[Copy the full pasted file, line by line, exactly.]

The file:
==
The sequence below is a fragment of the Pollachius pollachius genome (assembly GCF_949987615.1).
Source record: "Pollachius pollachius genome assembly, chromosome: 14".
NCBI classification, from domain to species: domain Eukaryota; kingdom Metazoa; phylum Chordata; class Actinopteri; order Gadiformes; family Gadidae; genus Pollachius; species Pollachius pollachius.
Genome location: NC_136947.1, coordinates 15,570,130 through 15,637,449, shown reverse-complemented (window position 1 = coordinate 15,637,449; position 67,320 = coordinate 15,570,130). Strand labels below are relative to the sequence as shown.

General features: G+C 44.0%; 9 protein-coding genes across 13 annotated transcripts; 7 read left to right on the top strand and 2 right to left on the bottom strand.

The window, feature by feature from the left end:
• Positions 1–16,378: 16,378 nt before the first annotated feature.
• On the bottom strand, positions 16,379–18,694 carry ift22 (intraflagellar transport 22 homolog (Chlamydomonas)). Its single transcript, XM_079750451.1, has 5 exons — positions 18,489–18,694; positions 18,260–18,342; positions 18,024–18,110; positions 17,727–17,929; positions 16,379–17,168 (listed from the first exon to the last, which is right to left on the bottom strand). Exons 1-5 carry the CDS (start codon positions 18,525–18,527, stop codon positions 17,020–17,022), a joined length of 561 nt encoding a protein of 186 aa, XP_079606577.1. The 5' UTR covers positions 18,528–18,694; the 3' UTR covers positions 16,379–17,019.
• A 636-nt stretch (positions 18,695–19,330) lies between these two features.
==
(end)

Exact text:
The sequence below is a fragment of the Pollachius pollachius genome (assembly GCF_949987615.1).
Source record: "Pollachius pollachius genome assembly, chromosome: 14".
NCBI classification, from domain to species: domain Eukaryota; kingdom Metazoa; phylum Chordata; class Actinopteri; order Gadiformes; family Gadidae; genus Pollachius; species Pollachius pollachius.
Genome location: NC_136947.1, coordinates 15,570,130 through 15,637,449, shown reverse-complemented (window position 1 = coordinate 15,637,449; position 67,320 = coordinate 15,570,130). Strand labels below are relative to the sequence as shown.

General features: G+C 44.0%; 9 protein-coding genes across 13 annotated transcripts; 7 read left to right on the top strand and 2 right to left on the bottom strand.

The window, feature by feature from the left end:
• Positions 1–16,378: 16,378 nt before the first annotated feature.
• On the bottom strand, positions 16,379–18,694 carry ift22 (intraflagellar transport 22 homolog (Chlamydomonas)). Its single transcript, XM_079750451.1, has 5 exons — positions 18,489–18,694; positions 18,260–18,342; positions 18,024–18,110; positions 17,727–17,929; positions 16,379–17,168 (listed from the first exon to the last, which is right to left on the bottom strand). Exons 1-5 carry the CDS (start codon positions 18,525–18,527, stop codon positions 17,020–17,022), a joined length of 561 nt encoding a protein of 186 aa, XP_079606577.1. The 5' UTR covers positions 18,528–18,694; the 3' UTR covers positions 16,379–17,019.
• A 636-nt stretch (positions 18,695–19,330) lies between these two features.